Chondrocyte growth dynamics and spatial pattern formation

Palumberi, Viviana. Chondrocyte growth dynamics and spatial pattern formation. 2010, PhD Thesis, University of Basel, Faculty of Science.


Official URL: http://edoc.unibas.ch/diss/DissB_9309


In this thesis we study the generation of patterns in cell culture refering to the important work of Elsdale where fibroblast
cultures were analyzed to investigate how densely packed cells organize.
A mathematical model was introduced in Edelstein-Keshet and Ermentrout (1990)
to prove that the pattern formation can be caused by the mere interactions of individual cells, although it is a
population phenomena. Until then the formation of structures was only attributed to other mechanisms as chemical gradients (chemotaxis)
or mechanical stresses. In this regard we refer in particular to Oster where a mathematical analysis was proposed
to understand how these mechanisms conspire to generate organized spatial aggregations. In Edelstein-Keshet and Ermentrout (1990)
indeed the authors showed that the self-organization of cells can actually be explained from contact-responses of the cells alone.
Their integro-differential equations considered the distribution of the cells as a variable of the time and the angle of orientation.
They presented two equations, one for cells that are bounded and one for free cells. Furthermore Mogilner extended the model to also take into account
the spatial distribution of the cells.
We could not find in the literature any similar works applied to the cells
considered in this dissertation. Because of the similarities between these cells and the fibroblasts we decided to start from this last model.
We worked in tight collaboration with the Tissue Engineering Group (TEG) at University Hospital in Basel.
Cartilage tissue engineering is a novel and promising approach to repair articular cartilage defects. This procedure requires that
cartilage cells (chondrocytes) are isolated from a small biopsy and expanded in vitro, generally on two-dimensional culture plates (monolayer),
to augment their original number. Post expanded cells are then cultured on specific biosynthetic materials and grafted in the
cartilage defects. One of the challenges that arise in this procedure is that the chondrocytes undergo only a limited number of divisions in vitro.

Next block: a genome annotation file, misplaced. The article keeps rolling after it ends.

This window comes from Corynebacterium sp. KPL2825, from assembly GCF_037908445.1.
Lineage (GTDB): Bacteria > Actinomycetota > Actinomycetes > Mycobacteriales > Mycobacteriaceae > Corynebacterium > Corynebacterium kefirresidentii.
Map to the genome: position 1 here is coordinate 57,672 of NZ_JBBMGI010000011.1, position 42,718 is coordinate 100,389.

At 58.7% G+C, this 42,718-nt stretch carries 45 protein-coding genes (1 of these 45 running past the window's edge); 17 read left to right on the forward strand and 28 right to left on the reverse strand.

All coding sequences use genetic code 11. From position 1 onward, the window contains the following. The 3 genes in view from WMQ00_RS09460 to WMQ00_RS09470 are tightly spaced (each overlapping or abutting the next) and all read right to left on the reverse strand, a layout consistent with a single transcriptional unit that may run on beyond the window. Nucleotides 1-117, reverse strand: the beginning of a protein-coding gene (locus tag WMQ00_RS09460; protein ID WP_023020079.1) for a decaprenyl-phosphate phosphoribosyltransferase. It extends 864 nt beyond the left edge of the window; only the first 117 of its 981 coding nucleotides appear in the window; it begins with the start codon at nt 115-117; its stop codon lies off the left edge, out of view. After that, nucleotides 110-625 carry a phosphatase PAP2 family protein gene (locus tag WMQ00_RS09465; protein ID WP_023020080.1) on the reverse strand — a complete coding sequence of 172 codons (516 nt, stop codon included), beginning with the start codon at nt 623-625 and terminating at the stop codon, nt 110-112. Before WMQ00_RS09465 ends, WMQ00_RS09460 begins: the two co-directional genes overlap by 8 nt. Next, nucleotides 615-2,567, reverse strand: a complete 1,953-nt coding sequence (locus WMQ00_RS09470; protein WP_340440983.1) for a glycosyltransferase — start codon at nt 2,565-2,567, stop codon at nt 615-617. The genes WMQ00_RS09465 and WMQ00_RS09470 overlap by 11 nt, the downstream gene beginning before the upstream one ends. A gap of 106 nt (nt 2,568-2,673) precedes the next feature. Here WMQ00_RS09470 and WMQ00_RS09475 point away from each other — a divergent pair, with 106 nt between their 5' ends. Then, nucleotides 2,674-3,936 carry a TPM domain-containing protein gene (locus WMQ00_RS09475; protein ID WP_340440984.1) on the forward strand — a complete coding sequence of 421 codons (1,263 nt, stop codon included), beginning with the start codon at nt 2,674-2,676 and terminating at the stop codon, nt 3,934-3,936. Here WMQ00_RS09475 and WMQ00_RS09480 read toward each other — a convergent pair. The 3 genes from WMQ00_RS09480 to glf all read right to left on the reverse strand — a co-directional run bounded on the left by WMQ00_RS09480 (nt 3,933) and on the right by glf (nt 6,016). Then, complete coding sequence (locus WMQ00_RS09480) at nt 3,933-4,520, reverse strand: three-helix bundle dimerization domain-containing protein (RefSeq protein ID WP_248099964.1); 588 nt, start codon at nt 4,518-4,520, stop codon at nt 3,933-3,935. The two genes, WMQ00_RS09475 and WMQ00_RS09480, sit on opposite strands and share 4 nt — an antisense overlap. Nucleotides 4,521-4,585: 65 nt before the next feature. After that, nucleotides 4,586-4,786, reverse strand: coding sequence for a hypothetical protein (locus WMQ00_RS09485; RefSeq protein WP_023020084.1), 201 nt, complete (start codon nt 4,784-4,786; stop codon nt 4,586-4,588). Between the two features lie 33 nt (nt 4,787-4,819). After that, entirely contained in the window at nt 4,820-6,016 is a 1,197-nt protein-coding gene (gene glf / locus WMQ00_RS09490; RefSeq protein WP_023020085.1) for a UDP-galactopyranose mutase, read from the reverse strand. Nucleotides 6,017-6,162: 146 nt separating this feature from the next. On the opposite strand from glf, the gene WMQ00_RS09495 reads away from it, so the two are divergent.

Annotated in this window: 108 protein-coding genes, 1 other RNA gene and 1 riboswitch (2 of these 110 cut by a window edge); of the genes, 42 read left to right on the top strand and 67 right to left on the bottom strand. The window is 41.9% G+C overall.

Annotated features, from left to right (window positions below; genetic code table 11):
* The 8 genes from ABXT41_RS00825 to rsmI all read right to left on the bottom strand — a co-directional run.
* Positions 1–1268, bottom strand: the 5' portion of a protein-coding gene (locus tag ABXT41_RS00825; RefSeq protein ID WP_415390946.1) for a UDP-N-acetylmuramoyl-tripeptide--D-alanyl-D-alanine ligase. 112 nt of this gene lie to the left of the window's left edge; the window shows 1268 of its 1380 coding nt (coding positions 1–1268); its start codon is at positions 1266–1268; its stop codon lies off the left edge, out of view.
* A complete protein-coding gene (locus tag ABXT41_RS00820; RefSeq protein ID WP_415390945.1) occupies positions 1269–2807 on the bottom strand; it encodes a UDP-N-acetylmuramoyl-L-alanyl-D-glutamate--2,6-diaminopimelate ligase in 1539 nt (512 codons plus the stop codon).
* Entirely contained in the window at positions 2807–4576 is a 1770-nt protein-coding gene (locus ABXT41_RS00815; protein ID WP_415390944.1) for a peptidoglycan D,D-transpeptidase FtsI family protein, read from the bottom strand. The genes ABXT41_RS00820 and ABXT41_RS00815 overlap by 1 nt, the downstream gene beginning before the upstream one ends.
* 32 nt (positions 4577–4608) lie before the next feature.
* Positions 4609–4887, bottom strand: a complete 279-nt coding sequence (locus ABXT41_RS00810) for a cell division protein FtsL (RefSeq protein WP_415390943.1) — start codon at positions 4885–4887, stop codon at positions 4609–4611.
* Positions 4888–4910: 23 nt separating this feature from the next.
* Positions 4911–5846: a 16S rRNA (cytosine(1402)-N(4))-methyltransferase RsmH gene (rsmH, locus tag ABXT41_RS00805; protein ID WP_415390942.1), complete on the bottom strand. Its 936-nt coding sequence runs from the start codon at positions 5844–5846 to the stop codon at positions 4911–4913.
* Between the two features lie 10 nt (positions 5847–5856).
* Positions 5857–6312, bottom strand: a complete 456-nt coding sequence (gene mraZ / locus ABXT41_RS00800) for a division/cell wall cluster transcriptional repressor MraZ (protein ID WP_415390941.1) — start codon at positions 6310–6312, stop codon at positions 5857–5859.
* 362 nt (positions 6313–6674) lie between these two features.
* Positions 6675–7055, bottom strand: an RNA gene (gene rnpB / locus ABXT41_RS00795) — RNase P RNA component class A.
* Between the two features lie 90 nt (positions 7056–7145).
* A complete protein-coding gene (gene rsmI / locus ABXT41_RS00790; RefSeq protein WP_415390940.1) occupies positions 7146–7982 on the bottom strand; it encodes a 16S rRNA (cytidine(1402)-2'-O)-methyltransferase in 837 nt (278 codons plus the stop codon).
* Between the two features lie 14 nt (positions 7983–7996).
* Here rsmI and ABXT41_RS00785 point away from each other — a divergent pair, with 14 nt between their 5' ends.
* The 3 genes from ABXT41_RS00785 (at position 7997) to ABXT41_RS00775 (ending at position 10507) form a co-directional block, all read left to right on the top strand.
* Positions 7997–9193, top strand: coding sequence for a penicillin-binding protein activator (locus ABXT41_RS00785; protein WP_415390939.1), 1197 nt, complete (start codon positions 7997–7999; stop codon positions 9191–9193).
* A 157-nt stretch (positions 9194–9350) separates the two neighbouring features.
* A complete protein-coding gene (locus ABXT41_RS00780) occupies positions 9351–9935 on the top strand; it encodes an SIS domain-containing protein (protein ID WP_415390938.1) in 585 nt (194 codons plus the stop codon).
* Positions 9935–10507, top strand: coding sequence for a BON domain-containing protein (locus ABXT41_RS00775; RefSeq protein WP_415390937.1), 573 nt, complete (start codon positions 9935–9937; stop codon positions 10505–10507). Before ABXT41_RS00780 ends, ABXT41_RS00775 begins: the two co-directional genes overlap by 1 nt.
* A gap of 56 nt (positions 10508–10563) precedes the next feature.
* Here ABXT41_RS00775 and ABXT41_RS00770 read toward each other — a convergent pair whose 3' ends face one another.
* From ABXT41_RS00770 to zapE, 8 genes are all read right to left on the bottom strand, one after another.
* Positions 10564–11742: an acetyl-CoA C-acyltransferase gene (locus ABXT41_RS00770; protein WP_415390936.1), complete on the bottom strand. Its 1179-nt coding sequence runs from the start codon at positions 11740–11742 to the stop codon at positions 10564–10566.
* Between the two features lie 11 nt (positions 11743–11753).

A possible way to overcome this limit consists in the supplantation of specific bioactive molecules (growth factors)
during the culture of chondrocytes. To investigate how these growth factors influence the cell expansion we were asked to seek an
appropriate mathematical model.
In a first step, we developed a model combining time-lag (delay) and logistic equations to capture the kinetic
parameters and to enable the description of the complete growth process of the cell culture.
However, this model only describes how the number of cells changes in time, without considering the spatial evolution of the cells
on a two-dimensional substrate. In previous experiments we observed that chondrocytes cultured with growth factors change not only their shapes, but also their main characteristics,
being then very similar to fibroblasts . This suggested that we
start from the model developed by Mogilner which, however, does not consider the cell duplication. We extended
this model in an innovative way, adding a logistic terms to follow the cell dynamics during the entire culture time. In particular, we used this model
to analyze the formation of patterns at confluence. Indeed it was observed in experiments that when the density of the cells reaches a critical
level there is a spontaneous tendency to align along some common axis of orientation. The selection of a preferred axis of
orientation can be explained by the fact that the uniform steady state
(one in which cells are uniformly distributed in orientation and space) could be unstable under particular conditions.
We used linear stability theory to test for the presence of such instability. Indeed, bifurcations can lead to loss of
stability of a uniform steady state in favor of patterned states, where cells are aligned in parallel arrays or aggregated
in clusters. We remark that we always tried not to loose
the link with the biological context by discussing constantly our results with the TEG. In particular, for the comparison
them with biological experiments it was essential to use sophisticated image analysis tools which also permit to analyze the orientation
of the cells.
One of the main problems the TEG is confronting consists in the variability of the behavior of chondrocytes isolated from different donors. In a study performed to
investigate age related changes in proliferation and post-expansion tissue-forming capacity \cite{Barbero04} an extreme variability in
these properties was unexpectedly observed among chondrocytes derived from donors within the same age range.
In this regard, the model we present could help biologists either in
defining conditions that improve chondrocyte properties or in identifying donor cells that have adequate characteristics for clinical application.
Advisors:Grote, Marcus J.
Committee Members:Wagner, Barbara
Faculties and Departments:05 Faculty of Science > Departement Mathematik und Informatik > Mathematik > Numerik (Grote)
Item Type:Thesis
Thesis no:9309
Bibsysno:Link to catalogue
Number of Pages:97 Bl.
Identification Number:
Last Modified:30 Jun 2016 10:41
Deposited On:26 Jan 2011 14:23

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